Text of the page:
Acknowledgments

This research was supported by the National University of Ireland (Galway) funding (Devaney, Ramaswamy) and by the 5x1000 funding (Italy) for scientific research and universities (Lombardo, Ramaswamy).

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39. R. Jain, R. Kasturi, and B. G. Schunck, “Texture,” in Machine Vision (McGraw-Hill, Inc., 1995), pp. 234–248.

40. C. Kulcsar, G. L. Besnerais, E. Odlund, and X. Levecq, “Robust processing of images sequences produced by an adaptive optics retinal camera,” in Imaging and Applied Optics, OSA Technical Digest (online) (Optical Society of America, 2013), paper OW3A.3. http://www.opticsinfobase.org/abstract.cfm?URI=AOPT-2013-OW3A.3 [CrossRef]  

References

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  2. M. Lombardo, S. Serrao, N. Devaney, M. Parravano, and G. Lombardo, “Adaptive optics technology for high-resolution retinal imaging,” Sensors (Basel) 13(1), 334–366 (2013).
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  9. O. P. Kocaoglu, B. Cense, R. S. Jonnal, Q. Wang, S. Lee, W. Gao, and D. T. Miller, “Imaging retinal nerve fiber bundles using optical coherence tomography with adaptive optics,” Vision Res. 51(16), 1835–1844 (2011).
    [Crossref] [PubMed]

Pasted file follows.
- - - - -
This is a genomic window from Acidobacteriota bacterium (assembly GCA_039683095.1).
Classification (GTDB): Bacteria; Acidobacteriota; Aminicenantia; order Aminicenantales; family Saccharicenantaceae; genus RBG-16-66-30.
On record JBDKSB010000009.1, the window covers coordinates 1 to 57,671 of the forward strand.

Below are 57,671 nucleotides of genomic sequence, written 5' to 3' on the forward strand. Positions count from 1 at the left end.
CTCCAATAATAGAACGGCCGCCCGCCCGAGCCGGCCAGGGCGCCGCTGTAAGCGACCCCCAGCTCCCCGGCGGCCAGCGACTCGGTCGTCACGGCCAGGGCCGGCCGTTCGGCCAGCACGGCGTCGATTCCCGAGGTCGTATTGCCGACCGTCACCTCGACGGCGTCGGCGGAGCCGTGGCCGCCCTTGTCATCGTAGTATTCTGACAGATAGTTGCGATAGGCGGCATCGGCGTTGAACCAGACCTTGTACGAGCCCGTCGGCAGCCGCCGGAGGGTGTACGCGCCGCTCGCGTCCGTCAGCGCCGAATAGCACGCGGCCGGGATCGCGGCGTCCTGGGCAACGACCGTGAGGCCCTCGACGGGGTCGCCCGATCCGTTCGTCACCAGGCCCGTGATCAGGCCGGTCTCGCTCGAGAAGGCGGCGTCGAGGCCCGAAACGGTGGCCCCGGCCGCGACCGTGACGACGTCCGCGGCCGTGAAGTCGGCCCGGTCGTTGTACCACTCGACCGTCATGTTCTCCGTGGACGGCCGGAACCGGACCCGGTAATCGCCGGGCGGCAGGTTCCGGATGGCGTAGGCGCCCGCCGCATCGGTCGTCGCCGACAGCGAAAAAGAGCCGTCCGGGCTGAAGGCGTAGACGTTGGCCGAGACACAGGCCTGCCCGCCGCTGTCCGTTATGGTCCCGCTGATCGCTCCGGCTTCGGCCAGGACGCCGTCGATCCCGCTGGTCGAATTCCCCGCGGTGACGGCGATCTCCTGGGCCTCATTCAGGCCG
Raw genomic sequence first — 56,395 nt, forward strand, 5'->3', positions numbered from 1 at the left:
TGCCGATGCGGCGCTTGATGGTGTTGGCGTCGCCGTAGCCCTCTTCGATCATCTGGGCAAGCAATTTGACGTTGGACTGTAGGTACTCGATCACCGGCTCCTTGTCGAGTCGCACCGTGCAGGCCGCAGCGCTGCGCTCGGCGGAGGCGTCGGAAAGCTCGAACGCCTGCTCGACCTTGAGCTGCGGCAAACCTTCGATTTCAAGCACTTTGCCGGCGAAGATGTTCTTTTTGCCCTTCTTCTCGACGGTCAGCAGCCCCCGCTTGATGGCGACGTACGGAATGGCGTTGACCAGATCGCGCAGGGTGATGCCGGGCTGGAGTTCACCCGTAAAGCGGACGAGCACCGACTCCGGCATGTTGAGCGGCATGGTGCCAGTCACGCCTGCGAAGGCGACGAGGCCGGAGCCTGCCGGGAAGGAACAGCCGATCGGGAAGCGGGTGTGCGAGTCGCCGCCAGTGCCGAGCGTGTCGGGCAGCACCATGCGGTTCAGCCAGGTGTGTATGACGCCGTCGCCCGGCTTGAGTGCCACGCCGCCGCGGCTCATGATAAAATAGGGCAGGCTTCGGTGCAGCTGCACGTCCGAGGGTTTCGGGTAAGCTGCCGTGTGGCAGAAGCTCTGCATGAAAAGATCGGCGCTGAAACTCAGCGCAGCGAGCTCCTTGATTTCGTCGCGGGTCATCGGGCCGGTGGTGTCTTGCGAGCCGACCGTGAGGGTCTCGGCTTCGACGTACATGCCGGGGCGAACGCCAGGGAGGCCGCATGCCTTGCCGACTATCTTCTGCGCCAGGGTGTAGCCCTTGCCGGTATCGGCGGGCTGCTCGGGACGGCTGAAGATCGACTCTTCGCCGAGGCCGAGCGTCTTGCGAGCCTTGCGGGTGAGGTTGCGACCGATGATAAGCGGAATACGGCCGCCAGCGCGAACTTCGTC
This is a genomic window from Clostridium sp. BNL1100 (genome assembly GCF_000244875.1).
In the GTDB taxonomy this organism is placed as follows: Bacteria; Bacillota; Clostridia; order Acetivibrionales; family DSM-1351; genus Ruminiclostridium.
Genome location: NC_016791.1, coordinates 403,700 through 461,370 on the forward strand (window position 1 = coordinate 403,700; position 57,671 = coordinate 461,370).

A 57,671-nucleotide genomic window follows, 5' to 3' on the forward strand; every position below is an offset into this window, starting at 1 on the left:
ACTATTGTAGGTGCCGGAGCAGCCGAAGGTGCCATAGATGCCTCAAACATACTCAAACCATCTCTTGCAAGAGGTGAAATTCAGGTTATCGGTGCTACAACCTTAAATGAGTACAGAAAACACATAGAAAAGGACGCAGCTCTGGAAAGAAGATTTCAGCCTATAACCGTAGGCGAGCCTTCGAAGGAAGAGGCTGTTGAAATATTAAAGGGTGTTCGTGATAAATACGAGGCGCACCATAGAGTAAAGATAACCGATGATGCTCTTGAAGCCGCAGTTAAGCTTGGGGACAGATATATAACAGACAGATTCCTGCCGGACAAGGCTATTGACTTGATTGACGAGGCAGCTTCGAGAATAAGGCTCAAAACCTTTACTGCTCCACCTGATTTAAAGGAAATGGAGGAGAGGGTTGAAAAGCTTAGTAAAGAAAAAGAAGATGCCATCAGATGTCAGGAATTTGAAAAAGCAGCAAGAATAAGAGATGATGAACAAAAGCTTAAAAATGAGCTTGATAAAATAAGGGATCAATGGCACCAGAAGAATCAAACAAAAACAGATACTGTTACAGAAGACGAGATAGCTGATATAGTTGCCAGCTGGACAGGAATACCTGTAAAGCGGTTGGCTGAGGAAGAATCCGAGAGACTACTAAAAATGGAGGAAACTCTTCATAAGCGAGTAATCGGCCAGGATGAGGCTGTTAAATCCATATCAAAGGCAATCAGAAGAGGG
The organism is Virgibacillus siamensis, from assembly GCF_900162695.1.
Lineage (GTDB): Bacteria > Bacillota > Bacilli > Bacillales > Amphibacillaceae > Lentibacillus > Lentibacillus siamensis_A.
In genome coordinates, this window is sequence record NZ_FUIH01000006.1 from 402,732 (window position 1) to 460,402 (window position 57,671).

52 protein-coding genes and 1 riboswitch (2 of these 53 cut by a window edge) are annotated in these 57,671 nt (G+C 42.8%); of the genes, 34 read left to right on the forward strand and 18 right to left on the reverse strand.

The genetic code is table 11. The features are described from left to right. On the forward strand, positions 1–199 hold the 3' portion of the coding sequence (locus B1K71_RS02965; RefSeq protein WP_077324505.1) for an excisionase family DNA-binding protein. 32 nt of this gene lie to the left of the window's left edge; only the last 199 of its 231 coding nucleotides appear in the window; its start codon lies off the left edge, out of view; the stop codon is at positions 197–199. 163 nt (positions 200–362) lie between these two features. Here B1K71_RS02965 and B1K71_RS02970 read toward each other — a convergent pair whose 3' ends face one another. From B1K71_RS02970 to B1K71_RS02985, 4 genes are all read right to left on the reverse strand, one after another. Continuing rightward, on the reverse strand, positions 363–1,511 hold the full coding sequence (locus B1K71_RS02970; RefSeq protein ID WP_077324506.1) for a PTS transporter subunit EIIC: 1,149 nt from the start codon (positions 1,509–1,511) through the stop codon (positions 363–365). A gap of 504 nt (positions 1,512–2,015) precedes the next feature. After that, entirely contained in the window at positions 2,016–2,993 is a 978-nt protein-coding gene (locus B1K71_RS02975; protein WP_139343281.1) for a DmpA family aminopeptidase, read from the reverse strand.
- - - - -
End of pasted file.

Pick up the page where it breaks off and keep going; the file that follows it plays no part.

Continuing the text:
10. T. C. Lim, S. Chattopadhyay, and U. R. Acharya, “A survey and comparative study on the instruments for glaucoma detection,” Med. Eng. Phys. 34(2), 129–139 (2012).
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  13. G. Huang, X. Qi, T. Y. P. Chui, Z. Zhong, and S. A. Burns, “A clinical planning module for adaptive optics SLO imaging,” Optom. Vis. Sci. 89(5), 593–601 (2012).
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  14. K. M. Ivers, C. Li, N. Patel, N. Sredar, X. Luo, H. Queener, R. S. Harwerth, and J. Porter, “Reproducibility of measuring lamina cribrosa pore geometry in human and nonhuman primates with in vivo adaptive optics imaging,” Invest. Ophthalmol. Vis. Sci. 52(8), 5473–5480 (2011).
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  15. K. Takayama, S. Ooto, M. Hangai, N. Arakawa, S. Oshima, N. Shibata, M. Hanebuchi, T. Inoue, and N. Yoshimura, “High-resolution imaging of the retinal nerve fiber layer in normal eyes using adaptive optics scanning laser ophthalmoscopy,” PLoS ONE 7(3), e33158 (2012).